You don’t need a ticket, an invitation, or even clarity of purpose … just an open heart and mind … join us and see. Click HERE for more information.
You don’t need a ticket, an invitation, or even clarity of purpose … just an open heart and mind … join us and see. Click HERE for more information.
The way I think about time each day is heavily influenced by my ties to secular standards of time: a dental appointment at 2:30 on Tuesday; get to the bank before it closes at 5:00; the sale price at the grocery ends on Wednesday; a conference call on Friday at 11 a.m. with a friend in Denver means 1 p.m. EDT. If I oversleep, I wake up in secular time, and when I schedule my day, glance at my watch, consult my electronic calendar, and go about my business I am thinking and acting in secular time. Secular time is my default programming, my auto-pilot mode.
When I practice what I preach, however ~ when I embody my spiritual practice, I operate in Jewish time. When I relax into a reflective mode whether to journal, or meditate, or study Torah, or pray, or dream, I do so in Jewish time. When I speak about spiritual growth, I think in Jewish time. When I create prayer-centered spiritual experiences, I open to the expanse of Jewish time. When I teach about the merit and meaning of our Jewish wisdom tradition, I often reference the cadence of Jewish time. And when people ask me what I liked most about living in Israel, I talk of how secular time, though very present in Israeli life, takes a backseat to Jewish rhythms of time, allowing Jews to live in harmony with societal meter rather than having to chose which beat to emphasize each Shabbat and on holy days as they fall on random secular weekdays.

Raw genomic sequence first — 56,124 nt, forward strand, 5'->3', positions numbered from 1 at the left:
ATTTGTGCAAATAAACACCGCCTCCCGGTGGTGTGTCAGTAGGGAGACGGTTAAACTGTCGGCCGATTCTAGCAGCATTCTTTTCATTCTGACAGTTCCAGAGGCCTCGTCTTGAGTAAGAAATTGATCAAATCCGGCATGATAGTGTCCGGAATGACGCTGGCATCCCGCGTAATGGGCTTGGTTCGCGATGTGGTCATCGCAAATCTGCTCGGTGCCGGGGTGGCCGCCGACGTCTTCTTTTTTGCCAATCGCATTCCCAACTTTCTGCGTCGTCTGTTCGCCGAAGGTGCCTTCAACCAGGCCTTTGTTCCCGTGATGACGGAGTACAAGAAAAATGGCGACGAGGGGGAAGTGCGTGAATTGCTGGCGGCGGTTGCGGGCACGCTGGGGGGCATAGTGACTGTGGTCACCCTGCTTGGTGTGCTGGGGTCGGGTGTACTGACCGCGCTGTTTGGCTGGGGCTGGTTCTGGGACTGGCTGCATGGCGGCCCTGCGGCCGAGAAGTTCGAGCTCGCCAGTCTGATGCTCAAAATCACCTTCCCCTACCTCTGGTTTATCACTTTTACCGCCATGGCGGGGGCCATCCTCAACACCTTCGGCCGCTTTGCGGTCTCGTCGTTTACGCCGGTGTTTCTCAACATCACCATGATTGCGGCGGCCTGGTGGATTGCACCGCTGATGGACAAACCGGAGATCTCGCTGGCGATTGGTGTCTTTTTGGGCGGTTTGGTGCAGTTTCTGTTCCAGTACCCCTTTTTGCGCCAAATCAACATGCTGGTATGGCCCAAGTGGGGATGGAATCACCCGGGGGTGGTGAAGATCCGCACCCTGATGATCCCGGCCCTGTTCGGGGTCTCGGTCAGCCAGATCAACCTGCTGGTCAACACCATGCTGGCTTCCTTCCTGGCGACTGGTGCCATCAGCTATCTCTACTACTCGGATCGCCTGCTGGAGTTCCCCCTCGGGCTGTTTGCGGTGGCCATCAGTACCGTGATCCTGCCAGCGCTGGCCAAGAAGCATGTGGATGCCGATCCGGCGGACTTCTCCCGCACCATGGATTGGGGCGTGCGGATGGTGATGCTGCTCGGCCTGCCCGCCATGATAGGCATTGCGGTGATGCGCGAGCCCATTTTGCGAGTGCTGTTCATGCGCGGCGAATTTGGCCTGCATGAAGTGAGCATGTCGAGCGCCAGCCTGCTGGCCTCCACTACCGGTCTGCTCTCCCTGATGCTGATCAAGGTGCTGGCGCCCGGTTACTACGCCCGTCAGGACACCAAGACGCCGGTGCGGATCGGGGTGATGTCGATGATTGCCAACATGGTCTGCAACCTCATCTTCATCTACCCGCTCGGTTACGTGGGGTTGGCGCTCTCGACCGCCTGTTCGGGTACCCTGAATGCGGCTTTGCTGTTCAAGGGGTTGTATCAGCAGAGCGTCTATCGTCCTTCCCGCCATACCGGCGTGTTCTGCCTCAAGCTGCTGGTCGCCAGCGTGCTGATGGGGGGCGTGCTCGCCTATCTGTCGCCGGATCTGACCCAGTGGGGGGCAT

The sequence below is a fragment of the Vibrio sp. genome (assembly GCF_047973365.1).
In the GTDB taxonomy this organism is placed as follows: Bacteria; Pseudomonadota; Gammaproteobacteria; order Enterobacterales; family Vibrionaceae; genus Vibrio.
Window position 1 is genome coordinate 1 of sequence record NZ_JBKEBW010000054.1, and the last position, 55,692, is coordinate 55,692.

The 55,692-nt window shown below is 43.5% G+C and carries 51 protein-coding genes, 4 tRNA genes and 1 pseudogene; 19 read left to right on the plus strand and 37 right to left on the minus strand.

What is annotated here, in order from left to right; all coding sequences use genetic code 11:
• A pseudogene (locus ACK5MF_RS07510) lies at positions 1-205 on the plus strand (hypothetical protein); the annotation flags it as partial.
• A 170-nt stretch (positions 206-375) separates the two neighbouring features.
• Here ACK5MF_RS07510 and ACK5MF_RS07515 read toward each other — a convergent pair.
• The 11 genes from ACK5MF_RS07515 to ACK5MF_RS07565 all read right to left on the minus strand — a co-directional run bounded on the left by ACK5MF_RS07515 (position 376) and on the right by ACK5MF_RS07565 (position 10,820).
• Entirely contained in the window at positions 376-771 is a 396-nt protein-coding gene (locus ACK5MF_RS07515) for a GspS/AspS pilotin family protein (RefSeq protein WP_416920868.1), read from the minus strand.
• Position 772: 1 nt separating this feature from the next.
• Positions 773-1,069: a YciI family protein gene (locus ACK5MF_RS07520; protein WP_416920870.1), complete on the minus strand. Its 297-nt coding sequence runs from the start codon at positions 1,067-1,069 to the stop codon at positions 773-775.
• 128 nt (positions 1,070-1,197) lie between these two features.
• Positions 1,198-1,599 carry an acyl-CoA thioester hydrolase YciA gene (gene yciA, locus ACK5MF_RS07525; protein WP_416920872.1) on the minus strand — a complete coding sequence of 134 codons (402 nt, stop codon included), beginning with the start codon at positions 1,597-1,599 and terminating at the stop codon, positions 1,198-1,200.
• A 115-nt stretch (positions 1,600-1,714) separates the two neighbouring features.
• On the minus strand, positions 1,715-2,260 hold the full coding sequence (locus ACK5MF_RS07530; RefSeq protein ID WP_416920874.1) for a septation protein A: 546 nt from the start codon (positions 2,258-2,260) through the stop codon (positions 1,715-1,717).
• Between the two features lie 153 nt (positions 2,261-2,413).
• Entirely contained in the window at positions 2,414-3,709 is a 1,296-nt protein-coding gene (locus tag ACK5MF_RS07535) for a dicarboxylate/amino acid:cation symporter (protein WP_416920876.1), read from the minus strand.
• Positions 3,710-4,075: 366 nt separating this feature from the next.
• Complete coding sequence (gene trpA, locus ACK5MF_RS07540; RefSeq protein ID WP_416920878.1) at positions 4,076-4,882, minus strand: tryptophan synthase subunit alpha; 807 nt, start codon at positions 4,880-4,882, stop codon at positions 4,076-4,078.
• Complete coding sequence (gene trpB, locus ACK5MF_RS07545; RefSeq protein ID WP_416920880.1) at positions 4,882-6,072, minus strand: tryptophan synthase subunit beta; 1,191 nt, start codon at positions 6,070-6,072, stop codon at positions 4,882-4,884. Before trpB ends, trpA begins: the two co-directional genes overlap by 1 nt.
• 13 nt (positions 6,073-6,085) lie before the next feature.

Marking time Jewishly has a cadence that emphasizes the sacred. The downbeat is on gratitude and the tempo is set by memory – memory of the history of a People guided by relationship and law and story. Each day of the week is noted by its relationship to Shabbat – the holy day of rest and renewal (Shabbat ends and then, Yom Rishon, Sheini, Shlishi … First day, second, third … and after sixth day, Shabbat once again). Each week is distinguished in relationship to Torah which relates the passage of time to agrarian cycles of planting, growth, and harvest, and the ancient pilgrimage festivals when we brought the “first fruits” of our harvest to the Temple to honor the Sacred with gratitude and praise for Creation’s bounty. Each month is marked according to the cycles of the moon, each holy day in relation to the moon’s fullness or darkness. Each season is celebrated in relationship to the way the Earth responds to rainfall and other atmospheric conditions. And each year is counted in relationship to the history of our People and mythology of our creation story.
Jewish time is circular ~ much like the wire slinky toy I had as a child, it moves forward in a spiraling pattern, returning again and again to the same and, simultaneously, very different place. The markers/sign posts are the same, but the constant forward motion of time ensures that the vista is different with each rotation. At times, the difference is barely perceptible, and, on occasion, the changes are so vast that one must strain to locate familiarity.